Brian Lawrence Evans
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|Other Professional Experience||Honors and Awards||Professional Memberships||University Committees|
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|Patents||Copyrighted Software||Continuing Education||Graduate Students|
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Improve communication and image processing systems
Improve system-level design automation methods
Conduct research in theory and implementation of communications and image processing systems. Improve connection speeds for Wi-Fi, cellular and smart grid communication systems by mitigating interference and using multiple channels. Investigate large sensor arrays for cellular and underwater communications. Improve video quality during video acquisition by smart phones by mitigating rolling shutter artifacts and during video playback on micromirror displays. Conduct subjective studies and develop new methods for assessing quality in computer graphics and high-dynamic range images. Build full-system testbeds to deploy in the field for proving out ideas.
In communication systems, developed
In image processing systems, developed
Graduated 14 Ph.D. students and 4 MS students in rank, for a total of 27 Ph.D. and 10 MS report graduates in career.
Teach Real-Time Digital Signal Processing Laboratory (junior/senior course), and Linear Systems and Signals (sophomore required course). Taught graduate courses in Multidimensional Digital Signal Processing and Embedded Software Systems.
Provided open courseware for spring 2014 EE 445S Real-Time Digital Signal Processing Laboratory course to facilitate self-study on the topic. Open courseware includes (1) YouTube videos of lectures, (2) lecture slides and handouts, (3) homework assignments and solutions, (4) laboratory recitation slides and assignments, and (5) current and previous midterm exams with solutions. Discussions of midterm #1 solutions and several homework set solutions are also available on YouTube. 37,740 views of YouTube lectures as of Feb. 9, 2017.
Recent ``overall instructor ratings'' on student course instructor surveys for all ECE courses taught since fall 2009 are shown below. Ratings are on a five-point scale, with 5 being most favorable and 1 being least favorable.
|Fall 2016||EE 445S Real-Time DSP Lab||mezzanine||4.7||47||34|
|Spring 2016||EE 445S Real-Time DSP Lab||mezzanine||4.8||52||34|
|Fall 2015||EE 445S Real-Time DSP Lab||mezzanine||4.6||37||28|
|Spring 2015||EE 445S Real-Time DSP Lab||mezzanine||4.4||46||32|
|Fall 2014||EE 445S Real-Time DSP Lab||mezzanine||4.7||49||31|
|Spring 2014||EE 445S Real-Time DSP Lab||mezzanine||4.8||43||21|
|Fall 2013||EE 445S Real-Time DSP Lab **||mezzanine||4.9||34||24|
|Spring 2013||EE 445S Real-Time DSP Lab||mezzanine||4.8||29||25|
|Fall 2012||EE 445S Real-Time DSP Lab||mezzanine||4.6||47||34|
|Spring 2012||EE 445S Real-Time DSP Lab||mezzanine||4.7||53||35|
|Fall 2011||EE 445S Real-Time DSP Lab||mezzanine||4.3||53||40|
|Spring 2011||EE 445S Real-Time DSP Lab||mezzanine||4.6||42||32|
|Fall 2010||EE 445S Real-Time DSP Lab||mezzanine||4.6||58||46|
|Fall 2010||EE 313 Linear Systems & Signals||sophomore||4.1||37||30|
|Spring 2010||EE 345S Real-Time DSP Lab||elective||4.6||51||40|
|Fall 2009||EE 345S Real-Time DSP Lab||elective||4.4||54||40|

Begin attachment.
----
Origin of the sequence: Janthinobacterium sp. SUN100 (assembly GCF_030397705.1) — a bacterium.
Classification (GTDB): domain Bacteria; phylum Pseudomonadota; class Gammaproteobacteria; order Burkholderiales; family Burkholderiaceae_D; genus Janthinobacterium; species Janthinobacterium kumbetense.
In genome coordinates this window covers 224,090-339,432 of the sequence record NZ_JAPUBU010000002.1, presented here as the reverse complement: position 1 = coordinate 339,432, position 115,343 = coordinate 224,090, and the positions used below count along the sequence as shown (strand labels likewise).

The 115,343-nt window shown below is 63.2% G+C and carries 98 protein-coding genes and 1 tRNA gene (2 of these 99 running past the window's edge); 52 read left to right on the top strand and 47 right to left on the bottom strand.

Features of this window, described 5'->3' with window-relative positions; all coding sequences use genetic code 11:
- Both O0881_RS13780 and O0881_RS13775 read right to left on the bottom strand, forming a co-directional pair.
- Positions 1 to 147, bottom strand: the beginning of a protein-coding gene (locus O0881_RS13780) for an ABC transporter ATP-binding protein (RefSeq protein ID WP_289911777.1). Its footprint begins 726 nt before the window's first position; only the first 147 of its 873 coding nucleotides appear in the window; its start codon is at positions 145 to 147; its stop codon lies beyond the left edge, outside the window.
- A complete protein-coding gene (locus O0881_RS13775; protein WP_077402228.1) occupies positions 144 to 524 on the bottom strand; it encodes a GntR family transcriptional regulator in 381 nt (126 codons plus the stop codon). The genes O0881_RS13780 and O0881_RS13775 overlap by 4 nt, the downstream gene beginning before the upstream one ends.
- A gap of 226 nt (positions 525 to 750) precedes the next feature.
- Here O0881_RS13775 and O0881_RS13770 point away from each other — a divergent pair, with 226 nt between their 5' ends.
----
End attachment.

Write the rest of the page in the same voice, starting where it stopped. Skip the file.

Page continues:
** The overall instructor rating of 4.9 in fall 2013 was the highest among the 87 lecture courses that semester at both the undergraduate and graduate level in the Dept. of ECE. No other ECE lecture course received a 4.9 overall instructor rating.
Here are recent average ``overall instructor ratings'' among all undergraduate ECE courses taught in a given semester across all instructors (with standard deviation in parenthesis): 3.94 in fall 2013 (0.68), 4.07 in spring 2014 (0.62), 4.19 in fall 2014 (0.42), 4.18 in spring 2015 (0.54), 4.03 in fall 2015 (0.57) and 4.14 in spring 2016 (0.58). In a course number, the middle digit number indicates the level of the course: 0 first year, 1 second year, 2-7 third/fourth year, and 8-9 graduate. The first digit indicates the number of credit hours.
Developed research and education program in embedded signal and image processing systems, esp. in multicarrier wireless and wireline communication systems, and image acquisition and rendering systems. Also conducted research in perceptual image hashing and network tomography. Graduated 10 Ph.D. students and one MS report student in rank. Chaired first major undergraduate ECE curriculum reform to take place in more than two decades.
Researched the design and real-time implementation of ADSL transceivers. Developed off-line algorithms to design equalizers to reach the upper bound on achievable bit rate for single path, dual path, and filter bank equalizers. Developed real-time on-line algorithms for single path and dual path equalizers to achieve 95% of the matched filter bound. Released several versions of a freely distributable ADSL transceiver design toolbox for Matlab.
Conducted research in the design and real-time implementation of desktop printer pipelines. Made major contributions in improving the visual quality of halftoning by error diffusion in printer pipelines for both grayscale and color images. Developed still image quality measures useful for evaluating and optimizing halftoning methods. Integrated visual quality measures into the halftoning algorithms themselves. Released several versions of a image halftoning design toolbox for Matlab.
Taught four courses regularly to support a research and education program in embedded signal and image processing systems: Multidimensional Digital Signal Processing (graduate course), Embedded Software Systems (graduate course), Real-Time Digital Signal Processing Laboratory (junior/senior elective), and Linear Systems and Signals (sophomore required course).
Offered and accepted Visiting Associate Professor positions at the American University of Beirut in summer 2005 and Cornell University in fall 2002.
Developed a research and education program in embedded signal and image processing systems. Graduated three Ph.D. students and five MS report students. Introduced three new courses.